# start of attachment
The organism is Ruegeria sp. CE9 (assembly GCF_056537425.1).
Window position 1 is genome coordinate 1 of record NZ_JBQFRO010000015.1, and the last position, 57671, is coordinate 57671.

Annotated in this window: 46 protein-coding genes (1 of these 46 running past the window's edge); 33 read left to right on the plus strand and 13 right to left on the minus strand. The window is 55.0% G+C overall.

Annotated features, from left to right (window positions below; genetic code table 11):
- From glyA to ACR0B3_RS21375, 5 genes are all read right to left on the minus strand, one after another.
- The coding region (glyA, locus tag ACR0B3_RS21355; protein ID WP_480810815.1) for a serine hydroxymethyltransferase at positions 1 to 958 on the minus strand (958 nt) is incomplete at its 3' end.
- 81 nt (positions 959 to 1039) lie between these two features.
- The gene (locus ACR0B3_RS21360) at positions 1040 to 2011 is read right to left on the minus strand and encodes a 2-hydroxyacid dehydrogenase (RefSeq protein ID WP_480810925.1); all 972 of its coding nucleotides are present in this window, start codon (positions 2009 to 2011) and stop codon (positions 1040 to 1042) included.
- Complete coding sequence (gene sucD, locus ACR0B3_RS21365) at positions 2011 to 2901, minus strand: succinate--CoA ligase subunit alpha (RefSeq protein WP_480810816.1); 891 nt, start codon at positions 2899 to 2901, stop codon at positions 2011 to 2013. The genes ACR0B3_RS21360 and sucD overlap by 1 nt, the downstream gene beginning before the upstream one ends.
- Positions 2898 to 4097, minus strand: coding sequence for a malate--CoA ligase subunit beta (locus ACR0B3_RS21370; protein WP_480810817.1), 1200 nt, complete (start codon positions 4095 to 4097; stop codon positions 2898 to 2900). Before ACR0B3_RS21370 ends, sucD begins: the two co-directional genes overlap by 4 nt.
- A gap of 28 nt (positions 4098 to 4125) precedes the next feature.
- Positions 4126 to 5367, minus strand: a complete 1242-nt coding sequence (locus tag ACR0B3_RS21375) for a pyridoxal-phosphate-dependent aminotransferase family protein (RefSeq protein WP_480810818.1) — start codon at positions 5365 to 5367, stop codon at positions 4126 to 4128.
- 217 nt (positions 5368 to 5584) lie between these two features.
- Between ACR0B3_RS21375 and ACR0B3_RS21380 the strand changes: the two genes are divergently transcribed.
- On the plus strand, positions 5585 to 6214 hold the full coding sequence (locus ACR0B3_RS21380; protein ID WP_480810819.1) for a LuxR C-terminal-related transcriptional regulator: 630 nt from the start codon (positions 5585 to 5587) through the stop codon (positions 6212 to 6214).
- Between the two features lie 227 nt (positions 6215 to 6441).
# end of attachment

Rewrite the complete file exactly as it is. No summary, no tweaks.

The organism is Ruegeria sp. CE9 (assembly GCF_056537425.1).
Window position 1 is genome coordinate 1 of record NZ_JBQFRO010000015.1, and the last position, 57671, is coordinate 57671.

Annotated in this window: 46 protein-coding genes (1 of these 46 running past the window's edge); 33 read left to right on the plus strand and 13 right to left on the minus strand. The window is 55.0% G+C overall.

Annotated features, from left to right (window positions below; genetic code table 11):
- From glyA to ACR0B3_RS21375, 5 genes are all read right to left on the minus strand, one after another.
- The coding region (glyA, locus tag ACR0B3_RS21355; protein ID WP_480810815.1) for a serine hydroxymethyltransferase at positions 1 to 958 on the minus strand (958 nt) is incomplete at its 3' end.
- 81 nt (positions 959 to 1039) lie between these two features.
- The gene (locus ACR0B3_RS21360) at positions 1040 to 2011 is read right to left on the minus strand and encodes a 2-hydroxyacid dehydrogenase (RefSeq protein ID WP_480810925.1); all 972 of its coding nucleotides are present in this window, start codon (positions 2009 to 2011) and stop codon (positions 1040 to 1042) included.
- Complete coding sequence (gene sucD, locus ACR0B3_RS21365) at positions 2011 to 2901, minus strand: succinate--CoA ligase subunit alpha (RefSeq protein WP_480810816.1); 891 nt, start codon at positions 2899 to 2901, stop codon at positions 2011 to 2013. The genes ACR0B3_RS21360 and sucD overlap by 1 nt, the downstream gene beginning before the upstream one ends.
- Positions 2898 to 4097, minus strand: coding sequence for a malate--CoA ligase subunit beta (locus ACR0B3_RS21370; protein WP_480810817.1), 1200 nt, complete (start codon positions 4095 to 4097; stop codon positions 2898 to 2900). Before ACR0B3_RS21370 ends, sucD begins: the two co-directional genes overlap by 4 nt.
- A gap of 28 nt (positions 4098 to 4125) precedes the next feature.
- Positions 4126 to 5367, minus strand: a complete 1242-nt coding sequence (locus tag ACR0B3_RS21375) for a pyridoxal-phosphate-dependent aminotransferase family protein (RefSeq protein WP_480810818.1) — start codon at positions 5365 to 5367, stop codon at positions 4126 to 4128.
- 217 nt (positions 5368 to 5584) lie between these two features.
- Between ACR0B3_RS21375 and ACR0B3_RS21380 the strand changes: the two genes are divergently transcribed.
- On the plus strand, positions 5585 to 6214 hold the full coding sequence (locus ACR0B3_RS21380; protein ID WP_480810819.1) for a LuxR C-terminal-related transcriptional regulator: 630 nt from the start codon (positions 5585 to 5587) through the stop codon (positions 6212 to 6214).
- Between the two features lie 227 nt (positions 6215 to 6441).